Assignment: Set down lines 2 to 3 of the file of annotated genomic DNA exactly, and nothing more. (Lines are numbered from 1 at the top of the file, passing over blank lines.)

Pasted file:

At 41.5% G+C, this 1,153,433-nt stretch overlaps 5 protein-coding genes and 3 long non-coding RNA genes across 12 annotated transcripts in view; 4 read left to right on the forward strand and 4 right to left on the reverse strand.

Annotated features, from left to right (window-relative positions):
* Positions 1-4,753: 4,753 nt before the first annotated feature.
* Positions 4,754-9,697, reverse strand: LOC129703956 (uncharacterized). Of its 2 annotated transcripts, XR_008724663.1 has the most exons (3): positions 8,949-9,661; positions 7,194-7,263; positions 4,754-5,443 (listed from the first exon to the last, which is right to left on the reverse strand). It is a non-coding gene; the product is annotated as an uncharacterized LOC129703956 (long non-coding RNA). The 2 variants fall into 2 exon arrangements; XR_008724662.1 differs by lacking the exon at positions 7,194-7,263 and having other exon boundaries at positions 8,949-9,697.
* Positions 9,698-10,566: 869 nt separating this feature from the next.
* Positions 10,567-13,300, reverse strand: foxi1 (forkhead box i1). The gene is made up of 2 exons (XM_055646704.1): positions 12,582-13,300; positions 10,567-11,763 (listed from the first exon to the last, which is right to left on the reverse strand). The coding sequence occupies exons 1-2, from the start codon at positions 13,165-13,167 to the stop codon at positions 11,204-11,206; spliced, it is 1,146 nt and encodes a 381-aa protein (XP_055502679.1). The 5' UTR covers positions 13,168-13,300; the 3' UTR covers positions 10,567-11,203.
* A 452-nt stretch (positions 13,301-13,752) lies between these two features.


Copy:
Annotated features, from left to right (window-relative positions):
* Positions 1-4,753: 4,753 nt before the first annotated feature.